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DisMANTLing the ASCT Consolidation of Mantle Cell Lymphoma

December 12, 2022

Mantle cell lymphoma (MCL) is a unique lymphoma that is in the intermediate spectrum of indolent and aggressive non-Hodgkin lymphomas. Patients can be observed until symptomatic, but when requiring treatment, intensive chemoimmunotherapy is often utilized. In addition, fit patients are offered autologous stem cell transplantation (ASCT) as consolidation therapy. Treatment with intensive chemoimmunotherapy upfront plus ASCT has been shown to provide a progression-free survival (PFS) benefit but has not influenced overall survival. Several novel therapies, including ibrutinib, have been recently approved for MCL. Ibrutinib, a Bruton’s tyrosine kinase (BTK) inhibitor, has shown encouraging efficacy in relapsed MCL and as frontline therapy in older patients.

Dr. Martin Dreyling and colleagues from the European MCL Network asked the important question of whether incorporating ibrutinib into front-line therapy in young patients with advanced MCL improves outcomes. They presented their impressive work at the #ASH22 Plenary Scientific Session.

Through a remarkable cooperative group effort, 870 patients with previously untreated, stage II-IV MCL were randomized to three groups: A, A+I, or I (A for ASCT and I for ibrutinib). Study treatment consisted of three cycles of R-CHOP (rituximab, cyclophosphamide, doxorubicin, vincristine, prednisolone) or R-DHAP (rituximab, dexamethasone, high-dose ara-C, and cisplatin) without (arm A) or with ibrutinib added to R-CHOP cycles and two years of maintenance (arms A+I, I). ASCT was planned for responding patients of arms A and A+I. Rituximab maintenance could be applied according to national guidelines in all responding patients, irrespective of the trial arm. The patients in the A and A+I groups received ASCT consolidation if the lymphoma responded to chemotherapy. The primary endpoint was failure-free survival (FFS), with stable disease at the end of induction, progression, and death constituting qualifying events.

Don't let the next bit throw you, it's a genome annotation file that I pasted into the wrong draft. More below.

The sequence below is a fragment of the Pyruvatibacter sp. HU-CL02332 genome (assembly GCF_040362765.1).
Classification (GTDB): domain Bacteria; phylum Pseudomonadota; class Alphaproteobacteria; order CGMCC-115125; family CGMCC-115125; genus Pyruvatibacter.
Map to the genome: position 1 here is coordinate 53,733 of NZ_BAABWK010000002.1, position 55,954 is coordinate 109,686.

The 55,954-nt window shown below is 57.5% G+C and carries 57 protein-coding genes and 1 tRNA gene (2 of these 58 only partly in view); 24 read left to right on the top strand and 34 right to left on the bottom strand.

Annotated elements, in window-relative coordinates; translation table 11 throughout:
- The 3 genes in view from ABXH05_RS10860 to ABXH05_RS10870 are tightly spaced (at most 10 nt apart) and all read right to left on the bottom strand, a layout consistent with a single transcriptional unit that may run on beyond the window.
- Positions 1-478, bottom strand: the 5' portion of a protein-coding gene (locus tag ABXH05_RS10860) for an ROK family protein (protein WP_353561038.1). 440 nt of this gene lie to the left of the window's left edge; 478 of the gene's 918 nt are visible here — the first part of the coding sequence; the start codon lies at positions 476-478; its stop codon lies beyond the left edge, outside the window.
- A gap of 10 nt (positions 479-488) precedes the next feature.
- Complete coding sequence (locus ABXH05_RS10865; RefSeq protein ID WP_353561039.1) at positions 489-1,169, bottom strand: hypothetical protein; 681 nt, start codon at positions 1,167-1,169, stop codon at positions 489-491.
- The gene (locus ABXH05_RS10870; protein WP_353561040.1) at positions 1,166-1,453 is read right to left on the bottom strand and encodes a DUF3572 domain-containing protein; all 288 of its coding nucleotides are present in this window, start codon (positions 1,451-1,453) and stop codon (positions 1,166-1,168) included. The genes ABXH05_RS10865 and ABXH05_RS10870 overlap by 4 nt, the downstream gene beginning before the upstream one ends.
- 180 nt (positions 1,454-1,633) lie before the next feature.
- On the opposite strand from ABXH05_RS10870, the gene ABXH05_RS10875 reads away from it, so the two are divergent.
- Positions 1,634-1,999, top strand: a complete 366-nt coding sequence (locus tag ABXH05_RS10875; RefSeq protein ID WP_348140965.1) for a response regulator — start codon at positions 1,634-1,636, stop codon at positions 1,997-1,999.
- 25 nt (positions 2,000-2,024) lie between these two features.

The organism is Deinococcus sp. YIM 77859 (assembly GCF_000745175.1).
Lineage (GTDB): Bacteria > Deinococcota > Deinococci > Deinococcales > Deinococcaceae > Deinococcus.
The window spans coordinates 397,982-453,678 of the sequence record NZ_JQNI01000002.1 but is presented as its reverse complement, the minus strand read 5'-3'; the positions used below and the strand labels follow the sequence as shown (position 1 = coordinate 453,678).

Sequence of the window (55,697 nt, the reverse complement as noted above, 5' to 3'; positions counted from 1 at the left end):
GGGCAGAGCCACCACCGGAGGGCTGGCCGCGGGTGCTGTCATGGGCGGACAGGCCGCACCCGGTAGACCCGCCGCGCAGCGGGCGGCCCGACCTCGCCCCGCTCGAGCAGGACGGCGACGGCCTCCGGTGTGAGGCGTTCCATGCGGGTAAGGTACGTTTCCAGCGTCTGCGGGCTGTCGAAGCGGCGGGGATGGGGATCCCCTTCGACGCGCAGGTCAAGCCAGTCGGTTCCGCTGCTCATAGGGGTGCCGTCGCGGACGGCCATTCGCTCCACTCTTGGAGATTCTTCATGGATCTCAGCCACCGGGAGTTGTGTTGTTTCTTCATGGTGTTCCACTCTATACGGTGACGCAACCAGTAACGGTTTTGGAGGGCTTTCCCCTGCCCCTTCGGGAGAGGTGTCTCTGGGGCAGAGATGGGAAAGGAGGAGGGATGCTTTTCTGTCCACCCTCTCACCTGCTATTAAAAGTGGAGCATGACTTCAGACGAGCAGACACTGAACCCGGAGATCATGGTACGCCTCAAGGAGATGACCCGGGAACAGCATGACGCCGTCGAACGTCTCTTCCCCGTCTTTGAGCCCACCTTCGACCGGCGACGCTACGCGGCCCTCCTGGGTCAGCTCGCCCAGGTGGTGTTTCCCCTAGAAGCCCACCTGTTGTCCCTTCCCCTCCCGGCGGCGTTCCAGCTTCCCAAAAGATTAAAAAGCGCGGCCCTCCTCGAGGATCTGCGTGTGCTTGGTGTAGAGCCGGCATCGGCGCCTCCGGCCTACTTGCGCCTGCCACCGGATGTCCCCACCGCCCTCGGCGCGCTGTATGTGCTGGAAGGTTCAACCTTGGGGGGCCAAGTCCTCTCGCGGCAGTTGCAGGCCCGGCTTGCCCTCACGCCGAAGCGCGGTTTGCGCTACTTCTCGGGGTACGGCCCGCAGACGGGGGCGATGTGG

Ibrutinib alone without ASCT (I arm) and the ASCT-only arm (A arm) demonstrated similar FFS at three years (86% vs. 72%). Addition of ibrutinib to ASCT (A+I arm) showed superior FFS compared to ASCT alone (A arm; 88% vs. 72%). The statistical monitoring of the A+I versus I arms is ongoing. The three-year overall survival rates were 86 percent, 91 percent, and 92 percent in the A, A+I, and I arms, respectively. Rituximab maintenance was given in 50 to 60 percent of patients and was well balanced throughout the study arms. Notably, there was no differential efficacy of ibrutinib by rituximab maintenance. The addition of ibrutinib to induction therapy was safe with no significant differences in grade 3 to 5 adverse events. However, there was a higher incidence of grade 3 to 5 adverse events, including neutropenia and infections, in the A+I arm compared to A and I arms during maintenance therapy.

In conclusion, the addition of ibrutinib to autologous transplantation yielded superior FFS, and the autologous transplant arm was not superior to the ibrutinib alone arm. We eagerly await the longer-term follow-up results of the A+I versus I arm to determine whether the addition of ASCT to ibrutinib provides benefit. The authors commend the European MCL Network for dismantling and reMANTLing the upfront treatment of MCL.

Readers who are interested in use of other targeted therapies in MCL should also review the oral abstract session Mantle Cell, Follicular, and Other Indolent B Cell Lymphomas: Clinical and Epidemiological I, which took place on Saturday, December 10.

Dr. Kumar and Dr. Jeong indicated no relevant conflicts of interest.


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